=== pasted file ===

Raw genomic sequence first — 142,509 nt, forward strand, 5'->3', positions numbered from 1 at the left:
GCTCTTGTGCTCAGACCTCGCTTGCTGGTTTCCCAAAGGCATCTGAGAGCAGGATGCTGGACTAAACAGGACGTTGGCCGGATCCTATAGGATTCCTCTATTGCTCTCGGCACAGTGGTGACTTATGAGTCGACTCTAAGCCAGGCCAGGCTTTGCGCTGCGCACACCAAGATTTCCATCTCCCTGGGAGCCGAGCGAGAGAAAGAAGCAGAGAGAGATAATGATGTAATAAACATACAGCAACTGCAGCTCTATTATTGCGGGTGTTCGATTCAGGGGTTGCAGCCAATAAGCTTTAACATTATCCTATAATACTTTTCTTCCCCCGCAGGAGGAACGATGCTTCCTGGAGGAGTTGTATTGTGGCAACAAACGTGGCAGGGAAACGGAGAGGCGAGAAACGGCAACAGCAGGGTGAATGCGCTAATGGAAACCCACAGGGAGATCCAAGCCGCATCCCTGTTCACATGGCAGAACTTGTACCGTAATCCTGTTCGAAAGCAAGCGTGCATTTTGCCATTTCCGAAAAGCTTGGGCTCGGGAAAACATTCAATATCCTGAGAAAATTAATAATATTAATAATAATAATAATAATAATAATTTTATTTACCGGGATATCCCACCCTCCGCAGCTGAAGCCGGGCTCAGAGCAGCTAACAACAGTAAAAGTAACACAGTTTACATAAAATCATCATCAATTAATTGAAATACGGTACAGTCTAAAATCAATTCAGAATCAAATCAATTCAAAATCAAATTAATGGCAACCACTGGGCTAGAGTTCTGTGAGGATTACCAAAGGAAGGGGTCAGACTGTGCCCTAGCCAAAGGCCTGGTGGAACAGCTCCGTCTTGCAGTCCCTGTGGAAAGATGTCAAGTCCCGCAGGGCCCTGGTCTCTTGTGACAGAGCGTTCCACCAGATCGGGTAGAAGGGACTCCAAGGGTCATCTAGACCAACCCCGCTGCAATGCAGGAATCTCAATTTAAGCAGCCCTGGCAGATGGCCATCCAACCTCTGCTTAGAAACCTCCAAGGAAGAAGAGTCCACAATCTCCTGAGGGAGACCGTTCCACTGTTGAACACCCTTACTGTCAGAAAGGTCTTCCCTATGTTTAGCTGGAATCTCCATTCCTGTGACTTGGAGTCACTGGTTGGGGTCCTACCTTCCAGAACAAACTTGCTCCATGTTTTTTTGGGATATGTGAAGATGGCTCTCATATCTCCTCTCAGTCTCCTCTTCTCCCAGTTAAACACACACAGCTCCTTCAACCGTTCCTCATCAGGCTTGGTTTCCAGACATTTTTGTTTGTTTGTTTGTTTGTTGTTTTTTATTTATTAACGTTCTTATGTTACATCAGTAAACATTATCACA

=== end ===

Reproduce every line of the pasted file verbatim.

Raw genomic sequence first — 142,509 nt, forward strand, 5'->3', positions numbered from 1 at the left:
GCTCTTGTGCTCAGACCTCGCTTGCTGGTTTCCCAAAGGCATCTGAGAGCAGGATGCTGGACTAAACAGGACGTTGGCCGGATCCTATAGGATTCCTCTATTGCTCTCGGCACAGTGGTGACTTATGAGTCGACTCTAAGCCAGGCCAGGCTTTGCGCTGCGCACACCAAGATTTCCATCTCCCTGGGAGCCGAGCGAGAGAAAGAAGCAGAGAGAGATAATGATGTAATAAACATACAGCAACTGCAGCTCTATTATTGCGGGTGTTCGATTCAGGGGTTGCAGCCAATAAGCTTTAACATTATCCTATAATACTTTTCTTCCCCCGCAGGAGGAACGATGCTTCCTGGAGGAGTTGTATTGTGGCAACAAACGTGGCAGGGAAACGGAGAGGCGAGAAACGGCAACAGCAGGGTGAATGCGCTAATGGAAACCCACAGGGAGATCCAAGCCGCATCCCTGTTCACATGGCAGAACTTGTACCGTAATCCTGTTCGAAAGCAAGCGTGCATTTTGCCATTTCCGAAAAGCTTGGGCTCGGGAAAACATTCAATATCCTGAGAAAATTAATAATATTAATAATAATAATAATAATAATAATTTTATTTACCGGGATATCCCACCCTCCGCAGCTGAAGCCGGGCTCAGAGCAGCTAACAACAGTAAAAGTAACACAGTTTACATAAAATCATCATCAATTAATTGAAATACGGTACAGTCTAAAATCAATTCAGAATCAAATCAATTCAAAATCAAATTAATGGCAACCACTGGGCTAGAGTTCTGTGAGGATTACCAAAGGAAGGGGTCAGACTGTGCCCTAGCCAAAGGCCTGGTGGAACAGCTCCGTCTTGCAGTCCCTGTGGAAAGATGTCAAGTCCCGCAGGGCCCTGGTCTCTTGTGACAGAGCGTTCCACCAGATCGGGTAGAAGGGACTCCAAGGGTCATCTAGACCAACCCCGCTGCAATGCAGGAATCTCAATTTAAGCAGCCCTGGCAGATGGCCATCCAACCTCTGCTTAGAAACCTCCAAGGAAGAAGAGTCCACAATCTCCTGAGGGAGACCGTTCCACTGTTGAACACCCTTACTGTCAGAAAGGTCTTCCCTATGTTTAGCTGGAATCTCCATTCCTGTGACTTGGAGTCACTGGTTGGGGTCCTACCTTCCAGAACAAACTTGCTCCATGTTTTTTTGGGATATGTGAAGATGGCTCTCATATCTCCTCTCAGTCTCCTCTTCTCCCAGTTAAACACACACAGCTCCTTCAACCGTTCCTCATCAGGCTTGGTTTCCAGACATTTTTGTTTGTTTGTTTGTTTGTTGTTTTTTATTTATTAACGTTCTTATGTTACATCAGTAAACATTATCACA